Zone System Gradient Photoshop Panel
Working with black and white images requires us to move or remap tones within an image to suit our artistic vision. Unlike colour images, when we are editing grey scale images, we need to be aware of the tonal transitions which occur throughout the entire tonal range of the photograph.
We can manipulate or remap these tones with a variety of tools inside Photoshop, such as curves, levels, dodge and burn. There is no rule which says, you must use this particular tool to reach your goal. Having said that, it is important to understand what effect the tools which you choose can play on the image.
Zone System Gradient Panel
For those who are serious about their black and white editing will probably have heard of the Zone System and how the Zone System can contribute towards producing good black and white photographs.
Although the Zone System was primarily designed for analog film, there is no reason why certain aspects of can cannot be used in the digital world. Some time ago, I wrote a small eBook titled “In The Zone” which demonstrates how the Zone System can be put to use with a digital camera.
Putting the Zone System into practice during the editing stage can also be beneficial as it allows you to essentially remap tones to where you want them to go either globally or selectively through masking.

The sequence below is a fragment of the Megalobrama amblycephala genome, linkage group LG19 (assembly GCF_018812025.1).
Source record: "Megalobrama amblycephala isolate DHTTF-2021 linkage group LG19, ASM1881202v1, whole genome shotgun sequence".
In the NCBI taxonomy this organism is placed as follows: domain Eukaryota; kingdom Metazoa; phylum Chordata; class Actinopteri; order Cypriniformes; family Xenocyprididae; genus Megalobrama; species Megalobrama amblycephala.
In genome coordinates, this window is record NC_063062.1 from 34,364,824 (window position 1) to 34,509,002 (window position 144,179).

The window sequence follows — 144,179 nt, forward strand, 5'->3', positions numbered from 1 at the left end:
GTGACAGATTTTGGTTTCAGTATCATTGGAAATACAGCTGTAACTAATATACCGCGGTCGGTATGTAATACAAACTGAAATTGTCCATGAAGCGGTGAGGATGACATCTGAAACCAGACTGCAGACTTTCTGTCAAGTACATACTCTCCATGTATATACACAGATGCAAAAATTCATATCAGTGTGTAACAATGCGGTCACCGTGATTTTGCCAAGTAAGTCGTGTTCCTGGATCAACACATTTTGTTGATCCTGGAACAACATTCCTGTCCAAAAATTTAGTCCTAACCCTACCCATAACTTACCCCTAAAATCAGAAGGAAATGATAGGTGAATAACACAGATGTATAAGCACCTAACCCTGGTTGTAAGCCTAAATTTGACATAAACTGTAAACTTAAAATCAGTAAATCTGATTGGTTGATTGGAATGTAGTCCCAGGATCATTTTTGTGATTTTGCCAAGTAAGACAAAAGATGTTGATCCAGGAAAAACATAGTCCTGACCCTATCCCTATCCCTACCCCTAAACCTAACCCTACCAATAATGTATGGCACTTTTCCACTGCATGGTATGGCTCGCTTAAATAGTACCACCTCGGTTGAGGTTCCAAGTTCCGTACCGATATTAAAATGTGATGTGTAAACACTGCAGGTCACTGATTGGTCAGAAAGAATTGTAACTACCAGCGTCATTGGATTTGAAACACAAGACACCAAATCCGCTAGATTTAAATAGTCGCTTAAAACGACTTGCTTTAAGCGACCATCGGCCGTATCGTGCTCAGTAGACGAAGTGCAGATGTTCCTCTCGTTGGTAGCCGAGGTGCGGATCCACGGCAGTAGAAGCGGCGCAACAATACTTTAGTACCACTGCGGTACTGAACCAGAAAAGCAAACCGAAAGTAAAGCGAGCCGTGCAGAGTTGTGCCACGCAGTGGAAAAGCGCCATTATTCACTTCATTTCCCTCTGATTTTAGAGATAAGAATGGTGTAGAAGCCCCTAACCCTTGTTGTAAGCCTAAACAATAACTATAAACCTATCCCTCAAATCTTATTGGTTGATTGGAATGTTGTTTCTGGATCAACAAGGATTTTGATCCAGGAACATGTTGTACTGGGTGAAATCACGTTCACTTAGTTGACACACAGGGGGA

The Zone Gradient is an extension panel which is designed to be used as a visual reference as it shows both the Lightness values and also the corresponding zones for a particular shade of grey. The panel has been designed to work across the three main working colour spaces, sRGB, Adobe RGB 1998 and ProPhoto RGB.
When the Zone Gradient panel is used used in conjunction with the Photoshop Info Panel, we can very quickly place anchor points anywhere on the image and then see the values of the tones beneath the curser.
With this information, we can then use the Zone Gradient panel to visually inform us of what particular zone the anchor point falls into.
By using a curves adjustment layer for example, we can manipulate or effectively, remap that tone to any zone f our choice. As we are working in a linear fashion, all other adjacent tones are also going to get remapped but we can easily overcome that by masking out the curves adjustment and then painting back in the effect with a soft white brush.
I use this on a daily basis and find it to be a handy addition to my workflow.
The Zone Gradient Panel is compatible with Photoshop CC and above for both Windows and Mac operating systems.